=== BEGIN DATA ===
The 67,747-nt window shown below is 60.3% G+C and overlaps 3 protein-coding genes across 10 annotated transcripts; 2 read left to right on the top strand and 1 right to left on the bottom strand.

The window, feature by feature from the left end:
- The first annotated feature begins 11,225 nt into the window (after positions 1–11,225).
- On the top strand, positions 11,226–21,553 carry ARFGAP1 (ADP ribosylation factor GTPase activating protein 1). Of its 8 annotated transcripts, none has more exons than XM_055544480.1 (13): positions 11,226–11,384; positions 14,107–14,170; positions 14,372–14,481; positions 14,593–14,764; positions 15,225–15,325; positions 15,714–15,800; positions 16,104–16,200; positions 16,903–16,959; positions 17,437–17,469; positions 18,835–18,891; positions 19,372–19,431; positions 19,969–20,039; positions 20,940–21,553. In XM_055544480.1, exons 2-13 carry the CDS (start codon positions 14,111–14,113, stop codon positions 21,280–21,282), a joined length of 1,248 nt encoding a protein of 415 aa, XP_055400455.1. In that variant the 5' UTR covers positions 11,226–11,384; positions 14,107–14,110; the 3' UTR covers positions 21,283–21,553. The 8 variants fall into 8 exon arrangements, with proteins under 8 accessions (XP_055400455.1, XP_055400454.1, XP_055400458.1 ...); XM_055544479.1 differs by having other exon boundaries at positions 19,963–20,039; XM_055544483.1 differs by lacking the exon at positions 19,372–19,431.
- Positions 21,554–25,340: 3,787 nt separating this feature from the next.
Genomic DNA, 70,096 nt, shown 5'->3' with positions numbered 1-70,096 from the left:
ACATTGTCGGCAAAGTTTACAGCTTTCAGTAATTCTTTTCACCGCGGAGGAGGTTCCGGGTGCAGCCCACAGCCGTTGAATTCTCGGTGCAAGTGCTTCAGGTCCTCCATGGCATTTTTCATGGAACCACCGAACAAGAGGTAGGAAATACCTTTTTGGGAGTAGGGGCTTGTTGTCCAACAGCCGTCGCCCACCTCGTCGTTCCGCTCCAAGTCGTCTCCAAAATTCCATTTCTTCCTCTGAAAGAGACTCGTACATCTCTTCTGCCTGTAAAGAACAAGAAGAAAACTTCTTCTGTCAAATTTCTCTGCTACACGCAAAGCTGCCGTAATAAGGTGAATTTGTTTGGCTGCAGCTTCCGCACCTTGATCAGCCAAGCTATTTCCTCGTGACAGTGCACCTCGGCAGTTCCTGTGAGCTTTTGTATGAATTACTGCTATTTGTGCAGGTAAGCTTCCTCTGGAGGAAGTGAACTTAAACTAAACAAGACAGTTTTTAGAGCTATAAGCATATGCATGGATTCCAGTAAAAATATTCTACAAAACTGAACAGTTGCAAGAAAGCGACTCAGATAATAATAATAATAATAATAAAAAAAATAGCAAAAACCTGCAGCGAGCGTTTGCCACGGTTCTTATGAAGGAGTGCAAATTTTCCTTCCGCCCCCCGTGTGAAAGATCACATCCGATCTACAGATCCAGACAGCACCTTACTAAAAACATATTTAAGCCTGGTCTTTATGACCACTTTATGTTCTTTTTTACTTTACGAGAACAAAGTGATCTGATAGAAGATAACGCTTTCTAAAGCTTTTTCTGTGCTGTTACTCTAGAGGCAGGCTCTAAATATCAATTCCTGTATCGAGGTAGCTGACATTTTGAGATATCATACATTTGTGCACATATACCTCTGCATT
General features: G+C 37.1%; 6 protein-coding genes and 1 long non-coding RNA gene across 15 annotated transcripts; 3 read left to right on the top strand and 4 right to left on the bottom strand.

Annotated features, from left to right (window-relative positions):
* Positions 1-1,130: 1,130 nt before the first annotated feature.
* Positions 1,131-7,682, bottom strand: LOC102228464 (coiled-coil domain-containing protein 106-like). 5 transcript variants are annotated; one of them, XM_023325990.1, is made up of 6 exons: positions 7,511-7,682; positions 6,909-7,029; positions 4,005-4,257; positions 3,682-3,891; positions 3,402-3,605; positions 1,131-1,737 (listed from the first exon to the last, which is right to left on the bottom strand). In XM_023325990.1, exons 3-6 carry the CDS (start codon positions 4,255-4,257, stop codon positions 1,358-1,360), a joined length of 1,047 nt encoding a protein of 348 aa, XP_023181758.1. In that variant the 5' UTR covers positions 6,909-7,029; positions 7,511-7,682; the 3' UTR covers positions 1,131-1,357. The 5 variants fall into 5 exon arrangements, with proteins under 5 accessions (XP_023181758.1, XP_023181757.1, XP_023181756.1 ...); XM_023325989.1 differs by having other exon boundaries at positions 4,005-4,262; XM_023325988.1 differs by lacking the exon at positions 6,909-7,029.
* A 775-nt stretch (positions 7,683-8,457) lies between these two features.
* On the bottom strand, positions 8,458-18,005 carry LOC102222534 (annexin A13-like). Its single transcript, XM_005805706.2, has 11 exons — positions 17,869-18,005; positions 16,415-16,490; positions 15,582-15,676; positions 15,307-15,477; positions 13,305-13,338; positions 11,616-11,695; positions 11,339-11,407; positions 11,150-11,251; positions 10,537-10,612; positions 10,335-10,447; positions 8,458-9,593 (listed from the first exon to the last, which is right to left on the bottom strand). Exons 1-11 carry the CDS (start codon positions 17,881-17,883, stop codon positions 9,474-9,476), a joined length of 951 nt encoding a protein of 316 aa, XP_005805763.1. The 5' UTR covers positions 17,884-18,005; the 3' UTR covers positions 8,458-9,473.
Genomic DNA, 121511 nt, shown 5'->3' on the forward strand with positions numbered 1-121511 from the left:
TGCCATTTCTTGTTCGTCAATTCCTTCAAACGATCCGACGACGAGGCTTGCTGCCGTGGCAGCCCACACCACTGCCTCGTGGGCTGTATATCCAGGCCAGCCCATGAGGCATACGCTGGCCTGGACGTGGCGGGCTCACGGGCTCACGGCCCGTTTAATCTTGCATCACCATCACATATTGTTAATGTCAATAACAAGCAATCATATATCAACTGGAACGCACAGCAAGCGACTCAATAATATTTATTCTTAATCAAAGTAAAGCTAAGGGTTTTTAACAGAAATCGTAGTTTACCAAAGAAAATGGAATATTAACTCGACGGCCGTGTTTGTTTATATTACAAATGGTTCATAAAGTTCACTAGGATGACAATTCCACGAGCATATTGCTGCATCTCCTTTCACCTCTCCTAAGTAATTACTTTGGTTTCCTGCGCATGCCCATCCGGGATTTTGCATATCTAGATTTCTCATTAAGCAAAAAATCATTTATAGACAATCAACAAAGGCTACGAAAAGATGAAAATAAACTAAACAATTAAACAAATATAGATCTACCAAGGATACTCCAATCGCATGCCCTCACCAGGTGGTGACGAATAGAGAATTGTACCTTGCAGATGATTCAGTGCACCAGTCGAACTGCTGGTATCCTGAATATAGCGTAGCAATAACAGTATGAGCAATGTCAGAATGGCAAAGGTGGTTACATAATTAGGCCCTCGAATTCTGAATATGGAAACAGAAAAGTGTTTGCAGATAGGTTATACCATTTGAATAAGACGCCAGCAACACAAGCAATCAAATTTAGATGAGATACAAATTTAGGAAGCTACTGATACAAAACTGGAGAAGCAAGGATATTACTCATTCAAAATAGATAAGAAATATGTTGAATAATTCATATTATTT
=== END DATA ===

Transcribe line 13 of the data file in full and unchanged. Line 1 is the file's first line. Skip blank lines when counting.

* On the bottom strand, positions 8,458-18,005 carry LOC102222534 (annexin A13-like). Its single transcript, XM_005805706.2, has 11 exons — positions 17,869-18,005; positions 16,415-16,490; positions 15,582-15,676; positions 15,307-15,477; positions 13,305-13,338; positions 11,616-11,695; positions 11,339-11,407; positions 11,150-11,251; positions 10,537-10,612; positions 10,335-10,447; positions 8,458-9,593 (listed from the first exon to the last, which is right to left on the bottom strand). Exons 1-11 carry the CDS (start codon positions 17,881-17,883, stop codon positions 9,474-9,476), a joined length of 951 nt encoding a protein of 316 aa, XP_005805763.1. The 5' UTR covers positions 17,884-18,005; the 3' UTR covers positions 8,458-9,473.